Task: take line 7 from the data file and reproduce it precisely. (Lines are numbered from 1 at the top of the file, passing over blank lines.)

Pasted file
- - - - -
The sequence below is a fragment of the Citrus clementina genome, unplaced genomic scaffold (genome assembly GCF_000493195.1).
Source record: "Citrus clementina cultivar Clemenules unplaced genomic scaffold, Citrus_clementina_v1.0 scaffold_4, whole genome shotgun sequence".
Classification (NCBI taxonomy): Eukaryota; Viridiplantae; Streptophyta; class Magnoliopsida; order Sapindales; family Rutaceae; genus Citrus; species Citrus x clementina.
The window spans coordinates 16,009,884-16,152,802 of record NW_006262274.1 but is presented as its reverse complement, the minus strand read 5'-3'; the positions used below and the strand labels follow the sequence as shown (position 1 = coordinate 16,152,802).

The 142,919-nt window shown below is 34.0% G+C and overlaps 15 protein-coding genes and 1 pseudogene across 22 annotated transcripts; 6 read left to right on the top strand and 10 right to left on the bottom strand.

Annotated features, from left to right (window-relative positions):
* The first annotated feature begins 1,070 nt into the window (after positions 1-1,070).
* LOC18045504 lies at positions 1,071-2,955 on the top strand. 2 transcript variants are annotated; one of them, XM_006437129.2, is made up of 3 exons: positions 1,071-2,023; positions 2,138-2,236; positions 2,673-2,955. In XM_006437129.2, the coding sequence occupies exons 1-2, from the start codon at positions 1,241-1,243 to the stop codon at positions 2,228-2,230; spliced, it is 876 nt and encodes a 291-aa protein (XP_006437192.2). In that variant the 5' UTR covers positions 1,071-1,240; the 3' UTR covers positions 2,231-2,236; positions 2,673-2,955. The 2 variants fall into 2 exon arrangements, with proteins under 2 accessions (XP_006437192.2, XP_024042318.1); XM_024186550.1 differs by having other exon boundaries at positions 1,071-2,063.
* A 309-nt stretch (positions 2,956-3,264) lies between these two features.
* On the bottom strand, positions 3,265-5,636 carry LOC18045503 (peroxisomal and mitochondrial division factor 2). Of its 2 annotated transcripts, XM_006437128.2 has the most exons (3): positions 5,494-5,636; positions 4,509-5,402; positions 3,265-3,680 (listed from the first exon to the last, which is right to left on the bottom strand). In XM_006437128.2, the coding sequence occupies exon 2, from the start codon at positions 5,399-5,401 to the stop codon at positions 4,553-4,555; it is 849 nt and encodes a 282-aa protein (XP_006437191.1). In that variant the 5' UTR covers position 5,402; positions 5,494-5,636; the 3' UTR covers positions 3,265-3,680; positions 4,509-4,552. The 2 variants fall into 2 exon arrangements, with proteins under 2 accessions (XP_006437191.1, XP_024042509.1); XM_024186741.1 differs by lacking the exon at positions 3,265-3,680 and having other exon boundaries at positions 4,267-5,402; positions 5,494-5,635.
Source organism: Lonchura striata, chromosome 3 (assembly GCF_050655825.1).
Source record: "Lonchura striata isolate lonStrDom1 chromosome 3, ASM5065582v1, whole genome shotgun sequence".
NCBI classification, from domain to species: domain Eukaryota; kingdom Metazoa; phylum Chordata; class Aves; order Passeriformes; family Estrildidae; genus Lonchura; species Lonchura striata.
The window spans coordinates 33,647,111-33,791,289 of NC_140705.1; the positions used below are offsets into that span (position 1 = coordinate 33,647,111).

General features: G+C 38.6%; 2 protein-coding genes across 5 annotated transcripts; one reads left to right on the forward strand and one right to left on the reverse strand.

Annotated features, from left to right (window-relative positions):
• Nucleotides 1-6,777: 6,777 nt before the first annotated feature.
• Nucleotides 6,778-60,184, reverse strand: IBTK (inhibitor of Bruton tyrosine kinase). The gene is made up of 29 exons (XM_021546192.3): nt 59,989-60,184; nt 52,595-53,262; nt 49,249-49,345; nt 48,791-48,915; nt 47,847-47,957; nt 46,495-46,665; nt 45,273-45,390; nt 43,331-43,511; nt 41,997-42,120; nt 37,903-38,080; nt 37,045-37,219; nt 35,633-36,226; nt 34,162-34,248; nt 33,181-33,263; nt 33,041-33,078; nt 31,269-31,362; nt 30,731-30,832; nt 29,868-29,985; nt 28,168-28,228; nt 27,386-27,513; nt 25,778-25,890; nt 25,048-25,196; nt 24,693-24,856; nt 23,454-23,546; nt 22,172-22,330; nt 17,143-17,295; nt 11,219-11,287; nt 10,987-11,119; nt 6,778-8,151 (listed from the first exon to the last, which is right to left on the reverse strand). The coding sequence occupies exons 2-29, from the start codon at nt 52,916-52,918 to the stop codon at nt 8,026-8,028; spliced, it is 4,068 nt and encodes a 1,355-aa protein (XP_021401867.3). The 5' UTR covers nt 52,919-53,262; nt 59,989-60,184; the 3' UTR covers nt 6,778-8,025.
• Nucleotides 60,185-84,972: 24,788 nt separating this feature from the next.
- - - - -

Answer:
* The first annotated feature begins 1,070 nt into the window (after positions 1-1,070).